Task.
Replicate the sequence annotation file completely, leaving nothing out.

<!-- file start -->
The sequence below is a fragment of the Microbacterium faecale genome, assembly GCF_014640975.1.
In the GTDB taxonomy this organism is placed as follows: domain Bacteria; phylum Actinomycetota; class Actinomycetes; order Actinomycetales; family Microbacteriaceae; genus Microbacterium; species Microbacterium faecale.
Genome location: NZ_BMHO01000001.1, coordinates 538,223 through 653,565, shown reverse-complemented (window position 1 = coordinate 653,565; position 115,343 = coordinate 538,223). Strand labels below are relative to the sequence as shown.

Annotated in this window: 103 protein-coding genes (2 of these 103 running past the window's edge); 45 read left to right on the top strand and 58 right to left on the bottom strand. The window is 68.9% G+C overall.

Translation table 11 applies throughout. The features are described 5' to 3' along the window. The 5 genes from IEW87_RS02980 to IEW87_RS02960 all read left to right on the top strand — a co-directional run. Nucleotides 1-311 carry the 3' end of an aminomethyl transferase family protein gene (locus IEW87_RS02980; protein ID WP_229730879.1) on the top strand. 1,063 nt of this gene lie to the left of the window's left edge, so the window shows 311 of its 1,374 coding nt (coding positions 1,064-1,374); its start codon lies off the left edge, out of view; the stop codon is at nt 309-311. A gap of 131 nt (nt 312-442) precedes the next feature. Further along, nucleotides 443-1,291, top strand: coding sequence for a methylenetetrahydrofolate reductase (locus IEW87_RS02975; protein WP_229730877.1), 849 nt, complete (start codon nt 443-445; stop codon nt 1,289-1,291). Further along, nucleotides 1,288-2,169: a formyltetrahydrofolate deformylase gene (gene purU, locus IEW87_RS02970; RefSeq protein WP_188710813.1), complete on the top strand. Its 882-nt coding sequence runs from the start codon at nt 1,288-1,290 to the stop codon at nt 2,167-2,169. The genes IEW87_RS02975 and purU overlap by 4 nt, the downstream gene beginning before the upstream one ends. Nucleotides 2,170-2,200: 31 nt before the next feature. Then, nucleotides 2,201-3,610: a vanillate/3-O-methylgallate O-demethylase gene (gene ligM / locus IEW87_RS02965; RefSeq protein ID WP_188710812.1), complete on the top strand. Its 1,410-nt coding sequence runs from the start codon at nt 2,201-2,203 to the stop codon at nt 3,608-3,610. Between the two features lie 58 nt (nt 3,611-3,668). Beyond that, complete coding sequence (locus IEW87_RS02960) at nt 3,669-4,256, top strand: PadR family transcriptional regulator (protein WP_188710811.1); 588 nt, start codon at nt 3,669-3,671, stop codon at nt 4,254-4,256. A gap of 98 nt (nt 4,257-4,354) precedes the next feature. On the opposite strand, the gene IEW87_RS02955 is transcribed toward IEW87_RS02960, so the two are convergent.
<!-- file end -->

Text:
The sequence below is a fragment of the Microbacterium faecale genome, assembly GCF_014640975.1.
In the GTDB taxonomy this organism is placed as follows: domain Bacteria; phylum Actinomycetota; class Actinomycetes; order Actinomycetales; family Microbacteriaceae; genus Microbacterium; species Microbacterium faecale.
Genome location: NZ_BMHO01000001.1, coordinates 538,223 through 653,565, shown reverse-complemented (window position 1 = coordinate 653,565; position 115,343 = coordinate 538,223). Strand labels below are relative to the sequence as shown.

Annotated in this window: 103 protein-coding genes (2 of these 103 running past the window's edge); 45 read left to right on the top strand and 58 right to left on the bottom strand. The window is 68.9% G+C overall.

Translation table 11 applies throughout. The features are described 5' to 3' along the window. The 5 genes from IEW87_RS02980 to IEW87_RS02960 all read left to right on the top strand — a co-directional run. Nucleotides 1-311 carry the 3' end of an aminomethyl transferase family protein gene (locus IEW87_RS02980; protein ID WP_229730879.1) on the top strand. 1,063 nt of this gene lie to the left of the window's left edge, so the window shows 311 of its 1,374 coding nt (coding positions 1,064-1,374); its start codon lies off the left edge, out of view; the stop codon is at nt 309-311. A gap of 131 nt (nt 312-442) precedes the next feature. Further along, nucleotides 443-1,291, top strand: coding sequence for a methylenetetrahydrofolate reductase (locus IEW87_RS02975; protein WP_229730877.1), 849 nt, complete (start codon nt 443-445; stop codon nt 1,289-1,291). Further along, nucleotides 1,288-2,169: a formyltetrahydrofolate deformylase gene (gene purU, locus IEW87_RS02970; RefSeq protein WP_188710813.1), complete on the top strand. Its 882-nt coding sequence runs from the start codon at nt 1,288-1,290 to the stop codon at nt 2,167-2,169. The genes IEW87_RS02975 and purU overlap by 4 nt, the downstream gene beginning before the upstream one ends. Nucleotides 2,170-2,200: 31 nt before the next feature. Then, nucleotides 2,201-3,610: a vanillate/3-O-methylgallate O-demethylase gene (gene ligM / locus IEW87_RS02965; RefSeq protein ID WP_188710812.1), complete on the top strand. Its 1,410-nt coding sequence runs from the start codon at nt 2,201-2,203 to the stop codon at nt 3,608-3,610. Between the two features lie 58 nt (nt 3,611-3,668). Beyond that, complete coding sequence (locus IEW87_RS02960) at nt 3,669-4,256, top strand: PadR family transcriptional regulator (protein WP_188710811.1); 588 nt, start codon at nt 3,669-3,671, stop codon at nt 4,254-4,256. A gap of 98 nt (nt 4,257-4,354) precedes the next feature. On the opposite strand, the gene IEW87_RS02955 is transcribed toward IEW87_RS02960, so the two are convergent.